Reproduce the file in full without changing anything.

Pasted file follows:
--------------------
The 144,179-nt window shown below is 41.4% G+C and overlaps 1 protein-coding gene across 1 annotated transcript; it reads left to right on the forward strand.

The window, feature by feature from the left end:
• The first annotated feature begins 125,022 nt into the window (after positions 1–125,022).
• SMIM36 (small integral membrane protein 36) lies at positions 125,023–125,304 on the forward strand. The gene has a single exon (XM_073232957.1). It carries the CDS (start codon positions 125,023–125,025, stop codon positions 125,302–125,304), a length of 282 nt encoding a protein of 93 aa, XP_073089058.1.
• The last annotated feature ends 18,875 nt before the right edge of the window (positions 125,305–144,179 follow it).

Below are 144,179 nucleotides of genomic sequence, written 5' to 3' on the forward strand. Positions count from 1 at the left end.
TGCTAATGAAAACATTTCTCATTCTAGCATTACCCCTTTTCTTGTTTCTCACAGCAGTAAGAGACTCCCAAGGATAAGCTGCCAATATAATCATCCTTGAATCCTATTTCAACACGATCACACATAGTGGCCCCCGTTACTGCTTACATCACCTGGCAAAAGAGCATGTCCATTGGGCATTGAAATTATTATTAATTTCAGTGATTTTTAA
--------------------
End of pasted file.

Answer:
The 144,179-nt window shown below is 41.4% G+C and overlaps 1 protein-coding gene across 1 annotated transcript; it reads left to right on the forward strand.

The window, feature by feature from the left end:
• The first annotated feature begins 125,022 nt into the window (after positions 1–125,022).
• SMIM36 (small integral membrane protein 36) lies at positions 125,023–125,304 on the forward strand. The gene has a single exon (XM_073232957.1). It carries the CDS (start codon positions 125,023–125,025, stop codon positions 125,302–125,304), a length of 282 nt encoding a protein of 93 aa, XP_073089058.1.
• The last annotated feature ends 18,875 nt before the right edge of the window (positions 125,305–144,179 follow it).

Below are 144,179 nucleotides of genomic sequence, written 5' to 3' on the forward strand. Positions count from 1 at the left end.
TGCTAATGAAAACATTTCTCATTCTAGCATTACCCCTTTTCTTGTTTCTCACAGCAGTAAGAGACTCCCAAGGATAAGCTGCCAATATAATCATCCTTGAATCCTATTTCAACACGATCACACATAGTGGCCCCCGTTACTGCTTACATCACCTGGCAAAAGAGCATGTCCATTGGGCATTGAAATTATTATTAATTTCAGTGATTTTTAA